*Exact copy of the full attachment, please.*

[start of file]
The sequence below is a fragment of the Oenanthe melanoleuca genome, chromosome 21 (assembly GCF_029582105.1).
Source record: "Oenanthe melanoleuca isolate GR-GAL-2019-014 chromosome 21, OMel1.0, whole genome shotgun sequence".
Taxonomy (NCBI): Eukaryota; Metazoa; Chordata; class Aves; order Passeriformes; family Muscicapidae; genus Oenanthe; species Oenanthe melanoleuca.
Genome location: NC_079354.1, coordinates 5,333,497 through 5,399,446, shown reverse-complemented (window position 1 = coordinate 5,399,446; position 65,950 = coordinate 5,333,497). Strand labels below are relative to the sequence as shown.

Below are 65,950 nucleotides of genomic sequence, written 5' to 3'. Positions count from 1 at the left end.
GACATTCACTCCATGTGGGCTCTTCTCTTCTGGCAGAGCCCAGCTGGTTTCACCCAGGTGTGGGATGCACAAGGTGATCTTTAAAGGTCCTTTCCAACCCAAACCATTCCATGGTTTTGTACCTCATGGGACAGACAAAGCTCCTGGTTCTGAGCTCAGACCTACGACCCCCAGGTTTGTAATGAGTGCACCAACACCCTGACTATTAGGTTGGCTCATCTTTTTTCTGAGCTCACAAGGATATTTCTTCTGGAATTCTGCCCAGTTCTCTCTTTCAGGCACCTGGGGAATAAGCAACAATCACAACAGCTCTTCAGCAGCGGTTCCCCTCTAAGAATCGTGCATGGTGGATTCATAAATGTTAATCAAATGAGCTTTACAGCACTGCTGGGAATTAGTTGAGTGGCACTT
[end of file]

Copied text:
The sequence below is a fragment of the Oenanthe melanoleuca genome, chromosome 21 (assembly GCF_029582105.1).
Source record: "Oenanthe melanoleuca isolate GR-GAL-2019-014 chromosome 21, OMel1.0, whole genome shotgun sequence".
Taxonomy (NCBI): Eukaryota; Metazoa; Chordata; class Aves; order Passeriformes; family Muscicapidae; genus Oenanthe; species Oenanthe melanoleuca.
Genome location: NC_079354.1, coordinates 5,333,497 through 5,399,446, shown reverse-complemented (window position 1 = coordinate 5,399,446; position 65,950 = coordinate 5,333,497). Strand labels below are relative to the sequence as shown.

Below are 65,950 nucleotides of genomic sequence, written 5' to 3'. Positions count from 1 at the left end.
GACATTCACTCCATGTGGGCTCTTCTCTTCTGGCAGAGCCCAGCTGGTTTCACCCAGGTGTGGGATGCACAAGGTGATCTTTAAAGGTCCTTTCCAACCCAAACCATTCCATGGTTTTGTACCTCATGGGACAGACAAAGCTCCTGGTTCTGAGCTCAGACCTACGACCCCCAGGTTTGTAATGAGTGCACCAACACCCTGACTATTAGGTTGGCTCATCTTTTTTCTGAGCTCACAAGGATATTTCTTCTGGAATTCTGCCCAGTTCTCTCTTTCAGGCACCTGGGGAATAAGCAACAATCACAACAGCTCTTCAGCAGCGGTTCCCCTCTAAGAATCGTGCATGGTGGATTCATAAATGTTAATCAAATGAGCTTTACAGCACTGCTGGGAATTAGTTGAGTGGCACTT